Hypertension

Momina Nasir

1st Year MBBS, Islamabad Medical and Dental College

Hypertension is a major rising problem in Pakistan nowadays. Because of its great incidence and role as a key risk factor for cardiovascular disease and other consequences, hypertension is a major public health issue and an important research topic. It is defined as abnormally high arterial blood pressure. This actually happens when the blood pressure exerted by the blood on the walls of arteries. It is actually measured in two values. Normal systolic pressure is 180mmHg and normal diastolic pressure is 80mmHg.When these values exceed, the patient is said to be in a state of hypertension.

Symptoms:

One of the most dangerous things about hypertension is that we might not know if we have it or not. Many normal people usually do not notice this state and that’s why it is called “silent killer”. However, some most common symptoms that can be observed in hypertension are that the person reports headache, vision problem , irregular heartbeat , fatigue or confusion. Severe situations can cause fatigue, nausea, vomiting, confusion and anxiety.1

Causes:

This can be hereditary or can also occur over the period of time. Obesity, high sodium intake, physiological stress are all factors that can contribute to hypertension. Some other factors which play a key role are smoking herbal remedies, excessive alcohol drinking. Nowadays, people’s lifestyle has brought a rapid rise in the graph too. Everything is computerized. We just sit and eat with no physical exercise.

Risk factors:

Hypertension basically is a disease found most commonly in older people but unfortunately, due to our lifestyle it is now a serious issue among teenagers too. Family’s history is an important variable influencing the body weight of teenagers. Via obesity and independently, it influences the early development of endothelial damage. It might serve to detect teenagers at risk for appropriate intervention.2 The high prevalence of hypertension in older persons (nearly one of two subjects aged 60 years and older) suggests that the recognition and treatment should be a priority for physicians. Although diastolic blood pressure is regarded as an important risk factor, it is now clear that isolated systolic hypertension and elevated pulse pressure also play an important role Although diastolic blood pressure is regarded as an important risk factor, it is now clear that isolated systolic hypertension and elevated pulse pressure also play an important role Although diastolic blood pressure is regarded as an important risk factor, it is now clear that isolated systolic hypertension and elevated pulse pressure also play an important role in many life risks in older people.3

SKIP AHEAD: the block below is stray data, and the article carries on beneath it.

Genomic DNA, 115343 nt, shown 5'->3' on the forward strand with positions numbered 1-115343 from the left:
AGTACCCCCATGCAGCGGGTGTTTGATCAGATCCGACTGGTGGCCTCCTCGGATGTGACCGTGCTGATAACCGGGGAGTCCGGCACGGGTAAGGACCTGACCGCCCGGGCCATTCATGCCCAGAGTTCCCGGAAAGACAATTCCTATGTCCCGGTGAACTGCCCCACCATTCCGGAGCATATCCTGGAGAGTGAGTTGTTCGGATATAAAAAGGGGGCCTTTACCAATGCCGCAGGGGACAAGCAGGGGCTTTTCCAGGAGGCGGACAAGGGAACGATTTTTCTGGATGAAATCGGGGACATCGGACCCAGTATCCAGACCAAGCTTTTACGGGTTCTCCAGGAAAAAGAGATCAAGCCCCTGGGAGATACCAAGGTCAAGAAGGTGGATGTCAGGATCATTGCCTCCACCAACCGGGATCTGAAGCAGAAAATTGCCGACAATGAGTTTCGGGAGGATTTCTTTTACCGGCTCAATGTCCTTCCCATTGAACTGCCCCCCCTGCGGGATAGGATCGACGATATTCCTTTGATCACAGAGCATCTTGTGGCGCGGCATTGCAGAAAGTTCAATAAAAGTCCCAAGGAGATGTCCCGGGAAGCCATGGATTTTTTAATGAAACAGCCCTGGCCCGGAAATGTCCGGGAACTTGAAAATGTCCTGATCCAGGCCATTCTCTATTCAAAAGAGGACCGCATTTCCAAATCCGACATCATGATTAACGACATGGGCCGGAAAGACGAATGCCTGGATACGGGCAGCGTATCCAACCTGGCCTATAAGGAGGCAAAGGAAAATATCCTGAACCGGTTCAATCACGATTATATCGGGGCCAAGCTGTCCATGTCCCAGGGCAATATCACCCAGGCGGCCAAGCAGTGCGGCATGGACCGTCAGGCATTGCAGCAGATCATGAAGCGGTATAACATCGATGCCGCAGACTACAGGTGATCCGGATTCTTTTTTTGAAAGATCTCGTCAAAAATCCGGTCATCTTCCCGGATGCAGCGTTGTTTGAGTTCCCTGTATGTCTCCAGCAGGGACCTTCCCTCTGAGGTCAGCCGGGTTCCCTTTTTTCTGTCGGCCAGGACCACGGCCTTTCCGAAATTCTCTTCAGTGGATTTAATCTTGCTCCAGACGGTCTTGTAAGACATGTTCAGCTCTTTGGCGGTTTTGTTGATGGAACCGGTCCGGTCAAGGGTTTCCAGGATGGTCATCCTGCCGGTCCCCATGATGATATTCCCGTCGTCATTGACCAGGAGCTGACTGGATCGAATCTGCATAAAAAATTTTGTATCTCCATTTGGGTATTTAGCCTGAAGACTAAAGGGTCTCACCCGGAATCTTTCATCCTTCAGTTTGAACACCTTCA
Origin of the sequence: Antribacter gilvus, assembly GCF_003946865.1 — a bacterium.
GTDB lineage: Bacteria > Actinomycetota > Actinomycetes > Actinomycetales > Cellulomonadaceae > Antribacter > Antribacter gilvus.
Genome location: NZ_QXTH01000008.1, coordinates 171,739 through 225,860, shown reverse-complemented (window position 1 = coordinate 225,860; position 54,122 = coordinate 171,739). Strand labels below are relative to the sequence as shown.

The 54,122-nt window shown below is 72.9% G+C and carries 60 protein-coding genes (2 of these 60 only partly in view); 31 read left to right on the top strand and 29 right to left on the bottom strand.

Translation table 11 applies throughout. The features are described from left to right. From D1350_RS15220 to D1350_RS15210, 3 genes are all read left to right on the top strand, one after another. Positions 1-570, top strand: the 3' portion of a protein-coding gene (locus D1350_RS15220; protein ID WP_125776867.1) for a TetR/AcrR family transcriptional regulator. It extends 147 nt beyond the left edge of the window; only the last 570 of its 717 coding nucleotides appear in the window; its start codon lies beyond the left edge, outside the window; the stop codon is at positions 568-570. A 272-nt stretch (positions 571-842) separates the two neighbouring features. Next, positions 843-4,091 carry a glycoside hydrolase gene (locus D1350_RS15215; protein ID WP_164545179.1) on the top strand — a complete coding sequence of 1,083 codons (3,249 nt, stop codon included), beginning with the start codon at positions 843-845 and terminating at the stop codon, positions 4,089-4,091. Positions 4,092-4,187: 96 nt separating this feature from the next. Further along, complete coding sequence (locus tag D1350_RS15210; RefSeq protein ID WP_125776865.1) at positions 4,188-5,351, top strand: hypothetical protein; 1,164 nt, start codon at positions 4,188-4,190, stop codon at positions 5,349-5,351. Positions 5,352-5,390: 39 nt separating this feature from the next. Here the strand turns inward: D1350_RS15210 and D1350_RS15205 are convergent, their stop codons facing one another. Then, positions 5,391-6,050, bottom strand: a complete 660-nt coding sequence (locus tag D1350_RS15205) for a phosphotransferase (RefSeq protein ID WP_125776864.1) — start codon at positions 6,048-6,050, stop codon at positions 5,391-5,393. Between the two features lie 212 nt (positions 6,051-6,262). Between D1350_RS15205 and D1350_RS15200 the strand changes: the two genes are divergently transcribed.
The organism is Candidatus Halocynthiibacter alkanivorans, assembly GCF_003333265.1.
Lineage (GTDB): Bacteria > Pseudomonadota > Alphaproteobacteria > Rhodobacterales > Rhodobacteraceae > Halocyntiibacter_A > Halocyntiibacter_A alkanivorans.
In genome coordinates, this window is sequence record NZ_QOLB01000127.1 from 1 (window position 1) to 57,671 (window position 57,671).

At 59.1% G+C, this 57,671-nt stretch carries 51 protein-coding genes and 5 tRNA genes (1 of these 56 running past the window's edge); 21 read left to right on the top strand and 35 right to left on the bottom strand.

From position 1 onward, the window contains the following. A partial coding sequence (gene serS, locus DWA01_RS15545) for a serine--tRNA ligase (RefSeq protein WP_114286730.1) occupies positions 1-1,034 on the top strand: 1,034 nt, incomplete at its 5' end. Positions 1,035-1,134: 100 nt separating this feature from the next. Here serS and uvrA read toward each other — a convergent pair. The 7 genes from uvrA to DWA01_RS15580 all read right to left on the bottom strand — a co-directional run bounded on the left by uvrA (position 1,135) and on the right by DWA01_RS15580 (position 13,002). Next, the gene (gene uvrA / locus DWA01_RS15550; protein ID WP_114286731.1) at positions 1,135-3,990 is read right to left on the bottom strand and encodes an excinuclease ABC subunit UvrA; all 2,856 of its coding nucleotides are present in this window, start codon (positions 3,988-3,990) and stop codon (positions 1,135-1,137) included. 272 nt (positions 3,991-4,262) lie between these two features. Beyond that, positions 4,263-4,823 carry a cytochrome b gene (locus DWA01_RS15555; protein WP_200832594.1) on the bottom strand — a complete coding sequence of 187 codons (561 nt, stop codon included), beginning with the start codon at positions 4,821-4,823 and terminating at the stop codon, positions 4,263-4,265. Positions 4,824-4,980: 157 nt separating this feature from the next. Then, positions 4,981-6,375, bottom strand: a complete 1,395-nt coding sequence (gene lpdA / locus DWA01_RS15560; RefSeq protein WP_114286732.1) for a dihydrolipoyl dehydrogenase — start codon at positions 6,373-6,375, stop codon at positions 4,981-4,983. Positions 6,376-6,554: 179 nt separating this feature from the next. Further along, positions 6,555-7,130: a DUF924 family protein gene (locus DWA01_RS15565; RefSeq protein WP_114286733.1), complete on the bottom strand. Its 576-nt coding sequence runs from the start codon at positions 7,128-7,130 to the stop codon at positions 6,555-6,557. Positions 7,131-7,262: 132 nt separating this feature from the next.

Consequences:

As it is an increased pressure being exerted by the blood on the heart and walls of arteries so it has a serious effect on the heart. This is Hypertension is one of the most common cardiovascular disorders, and it occurs 75 percent of the time before heart failure. Hypertensive people are known to suffer metabolic issues throughout their bodies, such as hyperlipidemia, hyperglycemia, impaired insulin sensitivity, and diabetes mellitus. Because myocardial metabolism is highly dependent on hormonal status as well as substrate environment, the aforementioned disruptions may have an impact on the heart's energy generating status. 4

For the treatment of hypertension, we need to improve our lifestyle firstly. Exercise training lowers blood pressure (BP) in about 75% of hypertensive people, with systolic and diastolic BP reductions averaging 11 and 8 mm Hg, respectively. Women may gain more from fitness training than males, and middle-aged hypertensive adults may benefit more than younger or older people. In a randomised, double-blind, placebo-controlled study we showed that treatment of hypertensive patients with ascorbic acid lowers blood pressure. Blood pressure can be brought into control by drinking more and more water and reducing the intake of sodium chloride in diet.

  1. Kaplan NM. Kaplan's clinical hypertension. Lippincott Williams & Wilkins; 2010
  2. Jung C, Fischer N, Fritzenwanger M, Thude H, Barz D, Figulla HR. Social and behavioural aspects and their consequences in obese teenagers-importance of family's history. Nutrición Hospitalaria. 2009;24(6):693-700.
  3. Rigaud AS, Forette B. Hypertension in older adults. The Journals of Gerontology Series A: Biological Sciences and Medical Sciences. 2001 Apr 1;56(4):M217-25.
  4. Polak-Iwaniuk A, Harasim-Symbor E, Gołaszewska K, Chabowski A. How hypertension affects heart metabolism. Frontiers in Physiology. 2019 Apr 16;10:435.


Volume 4
2022


An Official Publication of Student Spectrum at
Islamabad Medical & Dental College


Address of Correspondence

Momina Nasir